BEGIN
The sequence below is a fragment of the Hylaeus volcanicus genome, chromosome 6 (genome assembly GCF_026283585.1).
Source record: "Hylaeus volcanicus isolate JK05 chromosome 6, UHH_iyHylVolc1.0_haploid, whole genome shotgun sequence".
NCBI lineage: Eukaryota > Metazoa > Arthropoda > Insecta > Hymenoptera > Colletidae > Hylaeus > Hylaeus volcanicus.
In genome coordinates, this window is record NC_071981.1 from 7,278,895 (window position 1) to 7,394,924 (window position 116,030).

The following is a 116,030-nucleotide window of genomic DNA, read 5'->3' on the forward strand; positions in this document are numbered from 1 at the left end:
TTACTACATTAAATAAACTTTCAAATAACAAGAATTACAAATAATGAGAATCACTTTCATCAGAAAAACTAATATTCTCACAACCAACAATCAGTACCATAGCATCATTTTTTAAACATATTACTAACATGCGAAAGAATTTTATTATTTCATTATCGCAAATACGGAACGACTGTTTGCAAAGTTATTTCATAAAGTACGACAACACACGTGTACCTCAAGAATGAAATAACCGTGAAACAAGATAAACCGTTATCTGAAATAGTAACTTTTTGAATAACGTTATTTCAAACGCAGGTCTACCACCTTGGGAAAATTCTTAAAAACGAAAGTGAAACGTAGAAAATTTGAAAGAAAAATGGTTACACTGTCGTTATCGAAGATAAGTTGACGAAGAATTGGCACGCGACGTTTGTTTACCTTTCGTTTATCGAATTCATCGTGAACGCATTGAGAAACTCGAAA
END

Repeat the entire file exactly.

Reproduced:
The sequence below is a fragment of the Hylaeus volcanicus genome, chromosome 6 (genome assembly GCF_026283585.1).
Source record: "Hylaeus volcanicus isolate JK05 chromosome 6, UHH_iyHylVolc1.0_haploid, whole genome shotgun sequence".
NCBI lineage: Eukaryota > Metazoa > Arthropoda > Insecta > Hymenoptera > Colletidae > Hylaeus > Hylaeus volcanicus.
In genome coordinates, this window is record NC_071981.1 from 7,278,895 (window position 1) to 7,394,924 (window position 116,030).

The following is a 116,030-nucleotide window of genomic DNA, read 5'->3' on the forward strand; positions in this document are numbered from 1 at the left end:
TTACTACATTAAATAAACTTTCAAATAACAAGAATTACAAATAATGAGAATCACTTTCATCAGAAAAACTAATATTCTCACAACCAACAATCAGTACCATAGCATCATTTTTTAAACATATTACTAACATGCGAAAGAATTTTATTATTTCATTATCGCAAATACGGAACGACTGTTTGCAAAGTTATTTCATAAAGTACGACAACACACGTGTACCTCAAGAATGAAATAACCGTGAAACAAGATAAACCGTTATCTGAAATAGTAACTTTTTGAATAACGTTATTTCAAACGCAGGTCTACCACCTTGGGAAAATTCTTAAAAACGAAAGTGAAACGTAGAAAATTTGAAAGAAAAATGGTTACACTGTCGTTATCGAAGATAAGTTGACGAAGAATTGGCACGCGACGTTTGTTTACCTTTCGTTTATCGAATTCATCGTGAACGCATTGAGAAACTCGAAA